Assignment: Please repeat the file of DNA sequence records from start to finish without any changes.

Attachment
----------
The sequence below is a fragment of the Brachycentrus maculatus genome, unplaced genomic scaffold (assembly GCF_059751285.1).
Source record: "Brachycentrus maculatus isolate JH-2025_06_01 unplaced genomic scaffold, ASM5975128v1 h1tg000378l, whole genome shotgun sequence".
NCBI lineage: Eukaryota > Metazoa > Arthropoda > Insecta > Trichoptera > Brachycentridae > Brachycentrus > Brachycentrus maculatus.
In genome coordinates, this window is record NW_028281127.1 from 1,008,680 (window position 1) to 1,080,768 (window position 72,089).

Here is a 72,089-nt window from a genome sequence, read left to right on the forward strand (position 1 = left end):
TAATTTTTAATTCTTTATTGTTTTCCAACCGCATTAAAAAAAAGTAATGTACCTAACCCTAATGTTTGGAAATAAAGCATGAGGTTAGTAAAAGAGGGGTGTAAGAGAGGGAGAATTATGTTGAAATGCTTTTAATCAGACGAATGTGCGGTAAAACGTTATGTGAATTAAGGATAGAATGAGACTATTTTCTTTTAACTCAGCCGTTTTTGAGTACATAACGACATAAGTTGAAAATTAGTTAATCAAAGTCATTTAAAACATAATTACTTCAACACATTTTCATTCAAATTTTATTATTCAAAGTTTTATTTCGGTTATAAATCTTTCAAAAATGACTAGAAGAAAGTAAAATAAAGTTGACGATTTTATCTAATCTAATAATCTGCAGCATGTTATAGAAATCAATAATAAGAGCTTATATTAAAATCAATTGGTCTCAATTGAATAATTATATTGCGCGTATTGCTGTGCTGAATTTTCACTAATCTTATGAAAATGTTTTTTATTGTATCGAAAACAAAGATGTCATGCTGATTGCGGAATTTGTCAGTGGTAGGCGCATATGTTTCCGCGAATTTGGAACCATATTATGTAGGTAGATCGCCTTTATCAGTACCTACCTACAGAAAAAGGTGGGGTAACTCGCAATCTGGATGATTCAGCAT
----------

The sequence below is a fragment of the Brachycentrus maculatus genome, unplaced genomic scaffold (assembly GCF_059751285.1).
Source record: "Brachycentrus maculatus isolate JH-2025_06_01 unplaced genomic scaffold, ASM5975128v1 h1tg000378l, whole genome shotgun sequence".
NCBI lineage: Eukaryota > Metazoa > Arthropoda > Insecta > Trichoptera > Brachycentridae > Brachycentrus > Brachycentrus maculatus.
In genome coordinates, this window is record NW_028281127.1 from 1,008,680 (window position 1) to 1,080,768 (window position 72,089).

Here is a 72,089-nt window from a genome sequence, read left to right on the forward strand (position 1 = left end):
TAATTTTTAATTCTTTATTGTTTTCCAACCGCATTAAAAAAAAGTAATGTACCTAACCCTAATGTTTGGAAATAAAGCATGAGGTTAGTAAAAGAGGGGTGTAAGAGAGGGAGAATTATGTTGAAATGCTTTTAATCAGACGAATGTGCGGTAAAACGTTATGTGAATTAAGGATAGAATGAGACTATTTTCTTTTAACTCAGCCGTTTTTGAGTACATAACGACATAAGTTGAAAATTAGTTAATCAAAGTCATTTAAAACATAATTACTTCAACACATTTTCATTCAAATTTTATTATTCAAAGTTTTATTTCGGTTATAAATCTTTCAAAAATGACTAGAAGAAAGTAAAATAAAGTTGACGATTTTATCTAATCTAATAATCTGCAGCATGTTATAGAAATCAATAATAAGAGCTTATATTAAAATCAATTGGTCTCAATTGAATAATTATATTGCGCGTATTGCTGTGCTGAATTTTCACTAATCTTATGAAAATGTTTTTTATTGTATCGAAAACAAAGATGTCATGCTGATTGCGGAATTTGTCAGTGGTAGGCGCATATGTTTCCGCGAATTTGGAACCATATTATGTAGGTAGATCGCCTTTATCAGTACCTACCTACAGAAAAAGGTGGGGTAACTCGCAATCTGGATGATTCAGCAT